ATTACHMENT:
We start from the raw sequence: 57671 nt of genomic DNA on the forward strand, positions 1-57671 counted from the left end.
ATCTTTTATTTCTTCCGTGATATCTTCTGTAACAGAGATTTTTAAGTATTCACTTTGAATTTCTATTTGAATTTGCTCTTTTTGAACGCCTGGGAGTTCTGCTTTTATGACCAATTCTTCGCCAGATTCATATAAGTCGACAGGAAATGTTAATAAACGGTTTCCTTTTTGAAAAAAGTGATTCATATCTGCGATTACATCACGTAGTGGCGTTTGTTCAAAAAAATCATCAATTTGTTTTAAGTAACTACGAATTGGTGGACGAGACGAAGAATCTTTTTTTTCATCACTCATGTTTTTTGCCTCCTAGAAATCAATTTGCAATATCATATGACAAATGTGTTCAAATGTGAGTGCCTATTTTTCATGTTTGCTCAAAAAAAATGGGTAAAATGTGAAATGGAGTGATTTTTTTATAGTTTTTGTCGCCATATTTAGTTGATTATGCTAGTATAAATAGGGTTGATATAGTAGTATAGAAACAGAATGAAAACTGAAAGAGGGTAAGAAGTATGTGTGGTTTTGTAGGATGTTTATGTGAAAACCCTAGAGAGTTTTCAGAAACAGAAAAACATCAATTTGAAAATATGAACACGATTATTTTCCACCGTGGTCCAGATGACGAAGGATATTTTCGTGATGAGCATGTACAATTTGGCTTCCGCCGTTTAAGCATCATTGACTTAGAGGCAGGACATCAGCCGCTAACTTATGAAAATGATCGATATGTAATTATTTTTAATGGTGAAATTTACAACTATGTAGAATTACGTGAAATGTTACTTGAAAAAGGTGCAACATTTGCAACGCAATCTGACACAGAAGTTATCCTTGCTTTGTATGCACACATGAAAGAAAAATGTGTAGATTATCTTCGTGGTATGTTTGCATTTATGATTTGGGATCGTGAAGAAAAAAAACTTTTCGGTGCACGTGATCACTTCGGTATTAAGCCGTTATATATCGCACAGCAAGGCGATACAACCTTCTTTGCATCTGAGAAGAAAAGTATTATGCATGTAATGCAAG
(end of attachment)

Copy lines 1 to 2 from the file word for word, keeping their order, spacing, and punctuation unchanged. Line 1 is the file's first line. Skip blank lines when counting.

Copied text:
We start from the raw sequence: 57671 nt of genomic DNA on the forward strand, positions 1-57671 counted from the left end.
ATCTTTTATTTCTTCCGTGATATCTTCTGTAACAGAGATTTTTAAGTATTCACTTTGAATTTCTATTTGAATTTGCTCTTTTTGAACGCCTGGGAGTTCTGCTTTTATGACCAATTCTTCGCCAGATTCATATAAGTCGACAGGAAATGTTAATAAACGGTTTCCTTTTTGAAAAAAGTGATTCATATCTGCGATTACATCACGTAGTGGCGTTTGTTCAAAAAAATCATCAATTTGTTTTAAGTAACTACGAATTGGTGGACGAGACGAAGAATCTTTTTTTTCATCACTCATGTTTTTTGCCTCCTAGAAATCAATTTGCAATATCATATGACAAATGTGTTCAAATGTGAGTGCCTATTTTTCATGTTTGCTCAAAAAAAATGGGTAAAATGTGAAATGGAGTGATTTTTTTATAGTTTTTGTCGCCATATTTAGTTGATTATGCTAGTATAAATAGGGTTGATATAGTAGTATAGAAACAGAATGAAAACTGAAAGAGGGTAAGAAGTATGTGTGGTTTTGTAGGATGTTTATGTGAAAACCCTAGAGAGTTTTCAGAAACAGAAAAACATCAATTTGAAAATATGAACACGATTATTTTCCACCGTGGTCCAGATGACGAAGGATATTTTCGTGATGAGCATGTACAATTTGGCTTCCGCCGTTTAAGCATCATTGACTTAGAGGCAGGACATCAGCCGCTAACTTATGAAAATGATCGATATGTAATTATTTTTAATGGTGAAATTTACAACTATGTAGAATTACGTGAAATGTTACTTGAAAAAGGTGCAACATTTGCAACGCAATCTGACACAGAAGTTATCCTTGCTTTGTATGCACACATGAAAGAAAAATGTGTAGATTATCTTCGTGGTATGTTTGCATTTATGATTTGGGATCGTGAAGAAAAAAAACTTTTCGGTGCACGTGATCACTTCGGTATTAAGCCGTTATATATCGCACAGCAAGGCGATACAACCTTCTTTGCATCTGAGAAGAAAAGTATTATGCATGTAATGCAAG